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Bluesfest 2018: Robert Plant And The Sensational Space Shifters / Van Morrison / Colin Macleod http://rocktopia.co.uk/media/reviews/photos/thumbnail/200x200s/ea/2c/75/Bluesfest-London-2018-Live-Review-41-1541966066.jpg Hot

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Bluesfest 2018: Robert Plant And The Sensational Space Shifters / Van Morrison / Colin Macleod - O2 Arena, London (UK) - 26 October 2018

This was an early-doors gig and the audience had to fight through rush hour traffic to get there; with Colin Macleod due to arrive on stage at 6.30, it meant less than a quarter of the arena was full. This was a shame because this young crofter from the Isle Of Lewis had an interesting spin on musical story-telling. His style was more Folk/singer-songwriter than Blues and it felt as if it was created during short winter days.

The set opened with the strummy 'Kicks In', a tale of teenage rebellion in the Hebrides, which appeared to not give you many options other than play music in outbuildings. Its lack of angst led one to think that teenage years were not very dark, in fact the whole song evoked more of a sense of longing. 'Shake The Walls' was another tale of an older rebellion which may have referred to the Clearances. This was my favourite and had hints of traditional song-telling, such as U2 had in the early days but lost along the way. This traditional style continued with the ballad 'Old Fire'. The set was short, only six songs, and was interrupted by a steady stream of arrivals as they tried to find their seats. It was sad that the band did not get the attention they deserved and I'd certainly like to hear a longer set with a more settled audience.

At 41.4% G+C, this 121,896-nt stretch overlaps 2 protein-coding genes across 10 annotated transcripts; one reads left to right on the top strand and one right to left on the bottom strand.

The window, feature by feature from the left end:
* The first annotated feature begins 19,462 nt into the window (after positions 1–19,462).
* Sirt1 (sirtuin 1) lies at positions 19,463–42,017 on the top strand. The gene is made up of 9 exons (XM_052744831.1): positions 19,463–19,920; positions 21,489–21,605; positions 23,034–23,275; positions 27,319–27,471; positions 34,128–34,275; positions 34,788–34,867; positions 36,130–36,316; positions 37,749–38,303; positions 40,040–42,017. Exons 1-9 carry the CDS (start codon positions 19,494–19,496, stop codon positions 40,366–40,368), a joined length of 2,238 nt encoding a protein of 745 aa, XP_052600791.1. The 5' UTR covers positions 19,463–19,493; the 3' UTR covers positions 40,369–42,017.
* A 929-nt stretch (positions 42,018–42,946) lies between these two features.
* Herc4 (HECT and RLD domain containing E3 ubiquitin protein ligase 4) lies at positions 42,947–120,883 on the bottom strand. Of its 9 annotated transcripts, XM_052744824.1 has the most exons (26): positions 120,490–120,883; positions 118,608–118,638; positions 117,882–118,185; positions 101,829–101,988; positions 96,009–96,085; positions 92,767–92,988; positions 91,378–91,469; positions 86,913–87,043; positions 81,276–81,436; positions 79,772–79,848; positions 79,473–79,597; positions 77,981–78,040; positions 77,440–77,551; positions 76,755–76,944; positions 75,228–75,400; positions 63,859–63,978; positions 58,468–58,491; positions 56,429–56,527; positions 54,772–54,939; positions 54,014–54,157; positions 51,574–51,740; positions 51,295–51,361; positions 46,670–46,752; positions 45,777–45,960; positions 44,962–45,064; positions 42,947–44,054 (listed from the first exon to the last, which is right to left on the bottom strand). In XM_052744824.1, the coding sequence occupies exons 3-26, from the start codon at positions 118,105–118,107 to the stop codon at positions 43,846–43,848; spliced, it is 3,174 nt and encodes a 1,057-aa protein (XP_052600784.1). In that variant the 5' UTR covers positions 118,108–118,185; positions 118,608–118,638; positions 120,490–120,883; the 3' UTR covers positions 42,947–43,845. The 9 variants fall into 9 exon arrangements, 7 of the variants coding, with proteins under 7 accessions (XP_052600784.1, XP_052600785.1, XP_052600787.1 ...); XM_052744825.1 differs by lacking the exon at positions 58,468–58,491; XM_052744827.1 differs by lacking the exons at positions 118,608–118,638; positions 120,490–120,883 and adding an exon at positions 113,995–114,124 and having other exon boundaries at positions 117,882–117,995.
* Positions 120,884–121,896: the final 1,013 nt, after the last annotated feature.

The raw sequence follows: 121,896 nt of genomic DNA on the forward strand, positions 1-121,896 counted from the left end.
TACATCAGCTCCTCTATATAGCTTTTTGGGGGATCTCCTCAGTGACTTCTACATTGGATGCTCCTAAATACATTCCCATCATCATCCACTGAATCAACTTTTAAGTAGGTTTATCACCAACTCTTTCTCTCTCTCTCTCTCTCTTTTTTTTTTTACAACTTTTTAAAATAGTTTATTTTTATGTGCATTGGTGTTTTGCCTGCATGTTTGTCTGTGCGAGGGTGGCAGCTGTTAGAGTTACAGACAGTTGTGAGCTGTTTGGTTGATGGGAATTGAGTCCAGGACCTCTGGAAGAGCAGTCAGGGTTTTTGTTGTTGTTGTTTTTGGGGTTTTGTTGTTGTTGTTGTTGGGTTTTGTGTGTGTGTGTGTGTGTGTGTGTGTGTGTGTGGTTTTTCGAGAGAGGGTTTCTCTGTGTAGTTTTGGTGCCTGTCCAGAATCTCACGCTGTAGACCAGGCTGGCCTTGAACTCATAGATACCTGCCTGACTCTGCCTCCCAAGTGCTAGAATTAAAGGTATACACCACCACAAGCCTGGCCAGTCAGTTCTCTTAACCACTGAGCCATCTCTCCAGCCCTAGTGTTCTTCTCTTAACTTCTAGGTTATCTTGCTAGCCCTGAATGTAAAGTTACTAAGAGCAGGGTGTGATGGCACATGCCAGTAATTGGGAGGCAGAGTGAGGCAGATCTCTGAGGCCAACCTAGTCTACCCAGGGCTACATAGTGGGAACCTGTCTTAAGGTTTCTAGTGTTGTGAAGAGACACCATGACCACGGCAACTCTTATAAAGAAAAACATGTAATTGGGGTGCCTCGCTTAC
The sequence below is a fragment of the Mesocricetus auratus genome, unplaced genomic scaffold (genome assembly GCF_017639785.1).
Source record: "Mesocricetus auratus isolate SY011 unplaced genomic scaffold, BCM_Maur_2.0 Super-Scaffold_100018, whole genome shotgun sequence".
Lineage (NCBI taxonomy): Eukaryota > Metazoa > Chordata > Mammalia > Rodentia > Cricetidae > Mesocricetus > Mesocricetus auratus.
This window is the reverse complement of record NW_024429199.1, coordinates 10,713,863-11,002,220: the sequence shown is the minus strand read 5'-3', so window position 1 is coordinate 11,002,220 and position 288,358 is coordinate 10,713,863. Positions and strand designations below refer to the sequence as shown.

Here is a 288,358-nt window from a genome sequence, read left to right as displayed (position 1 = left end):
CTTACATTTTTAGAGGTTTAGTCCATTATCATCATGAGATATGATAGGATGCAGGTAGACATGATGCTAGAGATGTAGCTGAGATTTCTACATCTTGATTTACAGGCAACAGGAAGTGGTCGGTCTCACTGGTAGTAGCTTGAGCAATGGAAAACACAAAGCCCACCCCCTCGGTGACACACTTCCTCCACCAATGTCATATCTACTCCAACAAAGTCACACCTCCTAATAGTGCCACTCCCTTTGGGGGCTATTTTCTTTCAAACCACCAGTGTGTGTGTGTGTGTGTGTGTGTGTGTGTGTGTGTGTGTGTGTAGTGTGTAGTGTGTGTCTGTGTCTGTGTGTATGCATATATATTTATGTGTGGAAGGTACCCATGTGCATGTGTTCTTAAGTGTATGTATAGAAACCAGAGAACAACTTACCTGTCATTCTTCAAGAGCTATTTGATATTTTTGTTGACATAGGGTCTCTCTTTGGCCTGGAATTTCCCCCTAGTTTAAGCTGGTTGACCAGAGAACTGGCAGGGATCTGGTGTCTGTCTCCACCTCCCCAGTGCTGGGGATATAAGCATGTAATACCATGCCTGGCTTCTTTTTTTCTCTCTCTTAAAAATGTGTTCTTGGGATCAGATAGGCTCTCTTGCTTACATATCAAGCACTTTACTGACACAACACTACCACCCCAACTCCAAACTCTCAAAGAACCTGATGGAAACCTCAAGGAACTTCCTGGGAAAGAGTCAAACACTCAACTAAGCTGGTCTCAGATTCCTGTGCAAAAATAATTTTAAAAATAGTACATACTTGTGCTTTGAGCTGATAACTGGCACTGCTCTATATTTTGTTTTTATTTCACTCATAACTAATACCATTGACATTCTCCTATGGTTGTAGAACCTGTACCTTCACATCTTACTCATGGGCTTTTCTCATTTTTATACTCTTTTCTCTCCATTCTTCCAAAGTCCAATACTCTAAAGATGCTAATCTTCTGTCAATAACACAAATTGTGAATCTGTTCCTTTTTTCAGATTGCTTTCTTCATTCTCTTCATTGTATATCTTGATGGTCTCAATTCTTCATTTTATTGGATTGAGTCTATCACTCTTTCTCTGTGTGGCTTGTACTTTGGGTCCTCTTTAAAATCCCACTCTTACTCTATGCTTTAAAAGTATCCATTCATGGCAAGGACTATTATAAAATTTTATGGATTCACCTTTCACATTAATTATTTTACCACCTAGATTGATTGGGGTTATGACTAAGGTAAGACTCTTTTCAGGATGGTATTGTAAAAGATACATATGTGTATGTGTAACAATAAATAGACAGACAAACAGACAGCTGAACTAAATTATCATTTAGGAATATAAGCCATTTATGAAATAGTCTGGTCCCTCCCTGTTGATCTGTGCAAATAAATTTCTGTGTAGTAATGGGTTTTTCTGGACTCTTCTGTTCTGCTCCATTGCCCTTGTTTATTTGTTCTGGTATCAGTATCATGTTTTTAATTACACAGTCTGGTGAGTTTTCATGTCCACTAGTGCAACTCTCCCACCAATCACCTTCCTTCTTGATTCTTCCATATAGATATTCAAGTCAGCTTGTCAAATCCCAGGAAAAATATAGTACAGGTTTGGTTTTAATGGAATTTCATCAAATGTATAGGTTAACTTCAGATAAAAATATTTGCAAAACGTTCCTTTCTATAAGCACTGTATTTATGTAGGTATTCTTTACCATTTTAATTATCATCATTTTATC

By the time Van "The Man" Morrison took to the stage, the auditorium was pretty well half full. Fronting his band dressed in trademark hat, dark glasses and a dapper suit with a sparkle pinstripe in a nod to "show", he looked the picture of laid-back cool. The set started with 'Wait A Minute Baby', a swinging cover of an Eddie "Cleanhead" Vinson song that made for an upbeat start to the set. He then followed it with a bluesy version of 'Benediction'. A delicious, schmoozy Jazz version of Tony Bennetts's hit 'Who Can I Turn To' brought home a song by Londoner Anthony Newley and it featured a glorious trumpet solo that was played on the dirtiest, most battered trumpet I've ever seen.

I'm going to say something controversial and it will most likely be considered sacrilege by hardened Van Morrison fans, but this gig was like being at a superlative dance. The upbeat, Jazz Swing version of 'Have I Told You Lately' was just asking for ballroom dancers to appear, doing a quick foxtrot around the arena. This is by no means an insult; this is a tribute to the arrangements and the skills of his orchestra. I don't think Van Morrison would be offended either, he started his musical journey in showbands and it was wondrous to watch consummate musicians at work. If Carlsberg did wedding bands, this would have been the one. The show grooved on to the shimmying, Blues Funk of 'I Can Tell', the R&B swing of 'Jumping With Symphony Sid' and then the pure Jazz Swing of 'Broken Record'.

Jazz and Swing aside, there was plenty for the Blues aficionados, including the soulful cover of Ray Charles' 'I Believe' and the smooch bluesy 'Sometimes We Cry'. 'St James Infirmity' was a dark, Louisiana Blues style song, a track as moody and mournful as a funeral march yet beautiful in its intensity, but it needed the Rock & Roll Blues of 'Think Twice Before You Go' to lift the mood. 'Moondance' had a real sixties Henry Mancini vibe about it, it was certainly jazzy and smooth. The set closed out to thunderous applause and I think anyone would be hard pushed to find fault with it, there was indeed something for everyone. I've never particularly been a Van Morrison fan, but nor have I ever seen him live, and following tonight's performance, I would certainly make the effort to see him again.